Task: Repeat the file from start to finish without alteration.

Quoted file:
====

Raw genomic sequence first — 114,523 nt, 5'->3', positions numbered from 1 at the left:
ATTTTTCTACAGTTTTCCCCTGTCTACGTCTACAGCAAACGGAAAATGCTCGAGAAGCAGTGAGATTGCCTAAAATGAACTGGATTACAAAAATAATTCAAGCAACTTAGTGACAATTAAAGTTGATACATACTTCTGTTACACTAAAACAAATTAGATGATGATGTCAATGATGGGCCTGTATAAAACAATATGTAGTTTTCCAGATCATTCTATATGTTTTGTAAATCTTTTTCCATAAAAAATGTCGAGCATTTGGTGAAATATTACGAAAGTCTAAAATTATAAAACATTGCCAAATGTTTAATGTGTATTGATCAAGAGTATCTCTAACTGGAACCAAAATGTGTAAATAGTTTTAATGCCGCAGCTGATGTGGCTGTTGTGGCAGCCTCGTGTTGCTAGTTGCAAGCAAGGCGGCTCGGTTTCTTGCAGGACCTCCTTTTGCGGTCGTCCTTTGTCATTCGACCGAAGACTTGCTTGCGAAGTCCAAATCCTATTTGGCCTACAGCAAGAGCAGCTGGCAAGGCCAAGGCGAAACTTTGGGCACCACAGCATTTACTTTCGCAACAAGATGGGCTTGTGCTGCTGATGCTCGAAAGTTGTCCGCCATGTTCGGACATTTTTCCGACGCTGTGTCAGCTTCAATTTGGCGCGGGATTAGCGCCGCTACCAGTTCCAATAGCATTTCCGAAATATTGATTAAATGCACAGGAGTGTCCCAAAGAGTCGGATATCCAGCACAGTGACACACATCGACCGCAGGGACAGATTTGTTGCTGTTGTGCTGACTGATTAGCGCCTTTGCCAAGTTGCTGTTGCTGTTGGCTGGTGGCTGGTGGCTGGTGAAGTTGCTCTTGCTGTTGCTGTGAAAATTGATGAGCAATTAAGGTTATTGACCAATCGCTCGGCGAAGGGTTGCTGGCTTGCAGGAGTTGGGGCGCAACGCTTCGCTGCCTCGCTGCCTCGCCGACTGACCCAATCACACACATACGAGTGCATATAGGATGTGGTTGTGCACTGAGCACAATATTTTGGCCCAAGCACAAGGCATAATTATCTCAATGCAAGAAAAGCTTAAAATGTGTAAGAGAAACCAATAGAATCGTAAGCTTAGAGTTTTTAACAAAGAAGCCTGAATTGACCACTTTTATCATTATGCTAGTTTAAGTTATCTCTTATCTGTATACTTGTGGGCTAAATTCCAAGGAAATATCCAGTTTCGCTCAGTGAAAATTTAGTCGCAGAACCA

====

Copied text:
Raw genomic sequence first — 114,523 nt, 5'->3', positions numbered from 1 at the left:
ATTTTTCTACAGTTTTCCCCTGTCTACGTCTACAGCAAACGGAAAATGCTCGAGAAGCAGTGAGATTGCCTAAAATGAACTGGATTACAAAAATAATTCAAGCAACTTAGTGACAATTAAAGTTGATACATACTTCTGTTACACTAAAACAAATTAGATGATGATGTCAATGATGGGCCTGTATAAAACAATATGTAGTTTTCCAGATCATTCTATATGTTTTGTAAATCTTTTTCCATAAAAAATGTCGAGCATTTGGTGAAATATTACGAAAGTCTAAAATTATAAAACATTGCCAAATGTTTAATGTGTATTGATCAAGAGTATCTCTAACTGGAACCAAAATGTGTAAATAGTTTTAATGCCGCAGCTGATGTGGCTGTTGTGGCAGCCTCGTGTTGCTAGTTGCAAGCAAGGCGGCTCGGTTTCTTGCAGGACCTCCTTTTGCGGTCGTCCTTTGTCATTCGACCGAAGACTTGCTTGCGAAGTCCAAATCCTATTTGGCCTACAGCAAGAGCAGCTGGCAAGGCCAAGGCGAAACTTTGGGCACCACAGCATTTACTTTCGCAACAAGATGGGCTTGTGCTGCTGATGCTCGAAAGTTGTCCGCCATGTTCGGACATTTTTCCGACGCTGTGTCAGCTTCAATTTGGCGCGGGATTAGCGCCGCTACCAGTTCCAATAGCATTTCCGAAATATTGATTAAATGCACAGGAGTGTCCCAAAGAGTCGGATATCCAGCACAGTGACACACATCGACCGCAGGGACAGATTTGTTGCTGTTGTGCTGACTGATTAGCGCCTTTGCCAAGTTGCTGTTGCTGTTGGCTGGTGGCTGGTGGCTGGTGAAGTTGCTCTTGCTGTTGCTGTGAAAATTGATGAGCAATTAAGGTTATTGACCAATCGCTCGGCGAAGGGTTGCTGGCTTGCAGGAGTTGGGGCGCAACGCTTCGCTGCCTCGCTGCCTCGCCGACTGACCCAATCACACACATACGAGTGCATATAGGATGTGGTTGTGCACTGAGCACAATATTTTGGCCCAAGCACAAGGCATAATTATCTCAATGCAAGAAAAGCTTAAAATGTGTAAGAGAAACCAATAGAATCGTAAGCTTAGAGTTTTTAACAAAGAAGCCTGAATTGACCACTTTTATCATTATGCTAGTTTAAGTTATCTCTTATCTGTATACTTGTGGGCTAAATTCCAAGGAAATATCCAGTTTCGCTCAGTGAAAATTTAGTCGCAGAACCA